In order to conceptualize the way gender and ethnicity has shaped women's lives in the public and private domain students will "hear" the voices of African American women in ethnography, history and literature as we discuss the Africana concepts of life, health, beauty and family. The experiences of these women, as expressed in literature have become "formidable" presences in African American culture and history. The self-expression and self-definition, expressed by African American women's voices have generated social and political changes in American history that have also impacted the dominant Euro-American culture of American society.

In order to conceptualize the way gender and ethnicity has shaped women's lives in the public and private domain students will "hear" the voices of African American women in ethnography, history and literature as we discuss the Africana concepts of life, health, beauty and family. The experiences of these women, as expressed in literature have become "formidable" presences in African American culture and history. The self-expression and self-definition, expressed by African American women's voices have generated social and political changes in American history that have also impacted the dominant Euro-American culture of American society.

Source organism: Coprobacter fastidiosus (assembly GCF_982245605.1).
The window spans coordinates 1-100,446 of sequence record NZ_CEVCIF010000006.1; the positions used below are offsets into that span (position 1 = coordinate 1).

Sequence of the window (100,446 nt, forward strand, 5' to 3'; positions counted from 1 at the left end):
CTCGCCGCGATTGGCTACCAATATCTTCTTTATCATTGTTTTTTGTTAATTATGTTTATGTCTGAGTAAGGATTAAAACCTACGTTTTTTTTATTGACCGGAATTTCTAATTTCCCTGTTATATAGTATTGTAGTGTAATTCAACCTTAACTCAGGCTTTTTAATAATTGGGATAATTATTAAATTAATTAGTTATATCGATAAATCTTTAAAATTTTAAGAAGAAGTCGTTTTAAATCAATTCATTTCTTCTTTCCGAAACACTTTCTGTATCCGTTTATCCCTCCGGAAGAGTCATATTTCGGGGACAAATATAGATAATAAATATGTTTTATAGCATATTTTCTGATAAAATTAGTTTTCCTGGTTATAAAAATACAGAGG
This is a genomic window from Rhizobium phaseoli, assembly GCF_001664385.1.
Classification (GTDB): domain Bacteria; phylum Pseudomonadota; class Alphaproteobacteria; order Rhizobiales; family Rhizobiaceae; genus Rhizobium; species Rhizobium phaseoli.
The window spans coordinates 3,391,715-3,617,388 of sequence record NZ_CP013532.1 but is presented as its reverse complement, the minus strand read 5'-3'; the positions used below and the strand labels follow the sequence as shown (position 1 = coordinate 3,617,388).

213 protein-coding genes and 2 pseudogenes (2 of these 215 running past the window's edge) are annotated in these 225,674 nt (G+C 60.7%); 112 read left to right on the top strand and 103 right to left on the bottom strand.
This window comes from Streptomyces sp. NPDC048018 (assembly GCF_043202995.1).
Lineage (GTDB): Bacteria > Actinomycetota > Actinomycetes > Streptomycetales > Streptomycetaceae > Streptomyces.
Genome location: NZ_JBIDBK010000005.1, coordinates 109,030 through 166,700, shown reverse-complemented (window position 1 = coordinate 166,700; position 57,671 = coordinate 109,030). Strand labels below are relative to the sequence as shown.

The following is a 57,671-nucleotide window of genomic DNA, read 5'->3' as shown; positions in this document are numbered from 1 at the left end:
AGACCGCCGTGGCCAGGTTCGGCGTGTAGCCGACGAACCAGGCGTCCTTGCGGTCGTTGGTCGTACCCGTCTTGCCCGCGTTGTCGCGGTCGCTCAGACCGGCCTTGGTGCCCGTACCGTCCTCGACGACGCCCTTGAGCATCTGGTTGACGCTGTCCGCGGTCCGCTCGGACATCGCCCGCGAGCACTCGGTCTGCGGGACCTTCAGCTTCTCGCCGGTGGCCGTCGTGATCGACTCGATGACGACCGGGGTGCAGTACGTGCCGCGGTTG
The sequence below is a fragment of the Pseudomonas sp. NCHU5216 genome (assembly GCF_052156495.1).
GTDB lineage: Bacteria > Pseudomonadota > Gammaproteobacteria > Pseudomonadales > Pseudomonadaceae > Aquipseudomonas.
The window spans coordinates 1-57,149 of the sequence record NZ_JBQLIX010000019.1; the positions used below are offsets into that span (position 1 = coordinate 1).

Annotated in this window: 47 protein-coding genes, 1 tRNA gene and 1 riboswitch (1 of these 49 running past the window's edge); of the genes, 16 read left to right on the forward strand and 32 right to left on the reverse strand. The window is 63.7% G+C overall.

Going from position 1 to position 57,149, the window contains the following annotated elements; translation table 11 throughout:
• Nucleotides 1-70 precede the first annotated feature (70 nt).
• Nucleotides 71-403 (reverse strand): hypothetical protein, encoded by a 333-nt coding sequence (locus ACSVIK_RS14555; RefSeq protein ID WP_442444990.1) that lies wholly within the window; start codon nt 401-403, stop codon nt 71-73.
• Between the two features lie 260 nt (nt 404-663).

In order to conceptualize the way gender and ethnicity has shaped women's lives in the public and private domain students will "hear" the voices of African American women in ethnography, history and literature as we discuss the Africana concepts of life, health, beauty and family. The experiences of these women, as expressed in literature have become "formidable" presences in African American culture and history. The self-expression and self-definition, expressed by African American women's voices have generated social and political changes in American history that have also impacted the dominant Euro-American culture of American society.